Global Farmer Field School Platform

Climate Change and Farmer Field Schools

Climate change and sustainable development are strongly linked. The poor and least developed countries are the most vulnerable, and will be most adversely affected and also the least able to cope with the impacts of climate-related disasters.

The United Nations Sustainable Development Goal (SDG) 13 – Climate Action – aims to strengthen every country’s adaptive capacity and resilience to climate change-related natural disasters and hazards. It also aims to improve awareness raising, education and institutional and human capacity on mitigation, impact reduction, early warning and adaptation to climate change (MDG Monitor, 2016).

Farmer field schools (FFS) have long been used to enhance critical thinking and informed decision making by local communities through testing innovative solutions to improve production and livelihoods. FFS can make a major contribution towards building rural communities’ adaptive capacity for mitigating risks relating to impact of climate change and achieving SDG 13 – Climate Action.


The FFS approach – characterized by “grass-roots labs” and innovation – ensures a continuous process for updating the information base needed to cope with Climate Change. FFS for climate change modify the focus according to the local context

  • Adaptation of agricultural practices to face specific effects of Climate Change – technologies include enhancement of moisture retention, improvement of soil fertility, protection from water and wind erosion, and introduction of agroforestry or drought-tolerant varieties.
  • Attention to local knowledge on resilient practices – for example, indigenous perceptions of extreme events and their impact at village level and traditional indicators to forecast the weather.
  • Analysis of cropping systems and weather patterns to identify risks and promising adaptations – the FFS measures rainfall and temperature, interacts with meteorological centres and evaluates crop water requirements.


The main scope of FFS curricula on climate change is usually to improve adaptation, although most of the adopted practices and technologies contribute to mitigation.

The processes followed in setting up an FFS focused on Climate Change adaptation programme are the following:

  1. During the preparatory stage, the Baseline Climate Change Community Vulnerability Assessment is carried out, through a Community Resource Mapping exercise with community members. The assessment includes consideration on the community exposure and sensitivity to weather stresses and threats on production and natural resources.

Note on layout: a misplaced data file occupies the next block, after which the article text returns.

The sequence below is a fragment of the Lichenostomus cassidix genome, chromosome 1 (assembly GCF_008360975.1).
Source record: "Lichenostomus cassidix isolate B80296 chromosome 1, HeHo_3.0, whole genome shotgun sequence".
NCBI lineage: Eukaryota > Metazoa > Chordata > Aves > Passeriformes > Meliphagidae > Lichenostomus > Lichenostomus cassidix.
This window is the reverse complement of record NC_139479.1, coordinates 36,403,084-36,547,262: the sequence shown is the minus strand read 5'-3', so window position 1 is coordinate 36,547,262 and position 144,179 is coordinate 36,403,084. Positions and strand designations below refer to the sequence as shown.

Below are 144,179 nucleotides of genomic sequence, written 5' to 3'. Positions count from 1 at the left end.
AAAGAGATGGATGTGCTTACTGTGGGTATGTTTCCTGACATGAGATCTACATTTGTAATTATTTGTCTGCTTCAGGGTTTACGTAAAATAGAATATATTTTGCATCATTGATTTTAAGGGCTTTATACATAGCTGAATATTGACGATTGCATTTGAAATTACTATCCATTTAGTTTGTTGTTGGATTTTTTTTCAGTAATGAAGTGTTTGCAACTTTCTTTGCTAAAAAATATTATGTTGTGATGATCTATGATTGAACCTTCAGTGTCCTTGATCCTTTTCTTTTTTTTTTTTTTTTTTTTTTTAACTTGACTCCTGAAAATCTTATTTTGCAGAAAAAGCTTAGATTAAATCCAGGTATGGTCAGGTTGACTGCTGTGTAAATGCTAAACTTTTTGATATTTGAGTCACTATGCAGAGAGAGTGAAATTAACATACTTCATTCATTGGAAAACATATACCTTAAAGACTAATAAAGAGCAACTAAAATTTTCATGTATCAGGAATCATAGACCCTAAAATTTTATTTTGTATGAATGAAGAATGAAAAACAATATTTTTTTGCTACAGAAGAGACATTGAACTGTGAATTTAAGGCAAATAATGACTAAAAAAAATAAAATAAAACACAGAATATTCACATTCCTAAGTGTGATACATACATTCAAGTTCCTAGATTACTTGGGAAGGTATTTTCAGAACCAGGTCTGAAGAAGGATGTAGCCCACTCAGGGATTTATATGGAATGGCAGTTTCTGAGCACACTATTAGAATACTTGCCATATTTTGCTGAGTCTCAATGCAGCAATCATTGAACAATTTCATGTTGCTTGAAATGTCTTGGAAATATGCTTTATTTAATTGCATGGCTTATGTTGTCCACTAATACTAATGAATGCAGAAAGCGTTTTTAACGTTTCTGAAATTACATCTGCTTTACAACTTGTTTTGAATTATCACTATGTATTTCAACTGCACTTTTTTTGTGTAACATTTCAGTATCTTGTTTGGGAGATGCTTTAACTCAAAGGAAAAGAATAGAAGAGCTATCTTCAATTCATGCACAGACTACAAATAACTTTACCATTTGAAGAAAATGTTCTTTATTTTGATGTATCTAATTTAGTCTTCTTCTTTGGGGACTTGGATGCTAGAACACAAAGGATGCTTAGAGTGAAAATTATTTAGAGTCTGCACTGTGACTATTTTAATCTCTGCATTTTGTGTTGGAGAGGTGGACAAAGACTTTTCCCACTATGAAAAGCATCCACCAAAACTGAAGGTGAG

2. Baseline assessment exercises are used to identify adaptation strategies and options to be tested in field studies and special topics to be integrated in the FFS curriculum.
  3. The FFS learning process make experimentations in the field of the identified options to analyze how the different treatments in the field studies respond to specific weather stresses. This assessment allow to understand whether the different practices offer farmers adaptive solutions, or not.
  4. Experimentations and lessons learnt gained from FFS activities are used to develop a climate adaptation plan and to spread the benefits of the new technologies and practices to cope with climate change.


SRI-LMB Mitigation project: farmers try out practices that reduce methane emission

In 2013, the Asian Institute of Technology (AIT) partnered with FAO and national IPM programmes to implement the training component of the EU-funded project titled “Sustaining and Enhancing the Momentum for Innovation and Learning around the System of Rice Intensification (SRI) in the Lower Mekong River Basin”. The project – with a strong research focus – sought to stimulate local innovation using SRI practices and Farmers’ Field School (FFS) approaches involving smallholder farmers in rainfed areas of four LMB countries (Cambodia, Laos, Vietnam and Thailand) to contribute to enhanced resilience and sustainable production in the context of climate change adaptation and mitigation.

15 000 farmers (> 50% women) were involved in FFS activities, through which 1,500 experiments/field studies were carried out over four years (2014-2017). These field studies explored individual SRI practices in detail (e.g. planting distance, intermittent irrigation, etc.) as well as the application of combinations of SRI practices. Combined results of the project at regional level showed that SRI practices helped to improve farmers’ livelihoods and the environment through:


  • increased average rice yield by 52%, and net economic returns by 70%;
  • increased labour productivity by 64%, water productivity by 59%, and fertilizer use-efficiency by 75%;
  • decreased total energy input for farming operations by 34%, along with significant reductions in per-hectare net emission of greenhouse gases, respectively by 14% with irrigated rice production, and by 17% in rainfed cropping.